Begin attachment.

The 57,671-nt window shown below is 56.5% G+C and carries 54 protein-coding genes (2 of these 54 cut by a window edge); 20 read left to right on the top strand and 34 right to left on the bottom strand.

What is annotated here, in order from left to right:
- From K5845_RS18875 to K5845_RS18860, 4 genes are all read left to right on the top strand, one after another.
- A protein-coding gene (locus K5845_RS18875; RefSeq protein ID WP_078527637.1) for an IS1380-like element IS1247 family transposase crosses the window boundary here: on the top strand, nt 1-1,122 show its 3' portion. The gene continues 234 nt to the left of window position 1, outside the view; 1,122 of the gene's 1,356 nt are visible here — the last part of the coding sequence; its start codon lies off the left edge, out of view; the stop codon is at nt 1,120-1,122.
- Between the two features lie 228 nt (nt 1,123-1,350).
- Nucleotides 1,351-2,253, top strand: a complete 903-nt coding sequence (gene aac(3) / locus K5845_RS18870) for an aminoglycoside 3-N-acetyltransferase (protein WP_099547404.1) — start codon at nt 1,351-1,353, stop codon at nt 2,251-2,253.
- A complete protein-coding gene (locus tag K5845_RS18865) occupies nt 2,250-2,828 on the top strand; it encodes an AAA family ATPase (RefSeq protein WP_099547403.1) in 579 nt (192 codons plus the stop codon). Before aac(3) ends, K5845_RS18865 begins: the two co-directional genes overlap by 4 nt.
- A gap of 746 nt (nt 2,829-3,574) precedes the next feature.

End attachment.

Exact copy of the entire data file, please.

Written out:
The 57,671-nt window shown below is 56.5% G+C and carries 54 protein-coding genes (2 of these 54 cut by a window edge); 20 read left to right on the top strand and 34 right to left on the bottom strand.

What is annotated here, in order from left to right:
- From K5845_RS18875 to K5845_RS18860, 4 genes are all read left to right on the top strand, one after another.
- A protein-coding gene (locus K5845_RS18875; RefSeq protein ID WP_078527637.1) for an IS1380-like element IS1247 family transposase crosses the window boundary here: on the top strand, nt 1-1,122 show its 3' portion. The gene continues 234 nt to the left of window position 1, outside the view; 1,122 of the gene's 1,356 nt are visible here — the last part of the coding sequence; its start codon lies off the left edge, out of view; the stop codon is at nt 1,120-1,122.
- Between the two features lie 228 nt (nt 1,123-1,350).
- Nucleotides 1,351-2,253, top strand: a complete 903-nt coding sequence (gene aac(3) / locus K5845_RS18870) for an aminoglycoside 3-N-acetyltransferase (protein WP_099547404.1) — start codon at nt 1,351-1,353, stop codon at nt 2,251-2,253.
- A complete protein-coding gene (locus tag K5845_RS18865) occupies nt 2,250-2,828 on the top strand; it encodes an AAA family ATPase (RefSeq protein WP_099547403.1) in 579 nt (192 codons plus the stop codon). Before aac(3) ends, K5845_RS18865 begins: the two co-directional genes overlap by 4 nt.
- A gap of 746 nt (nt 2,829-3,574) precedes the next feature.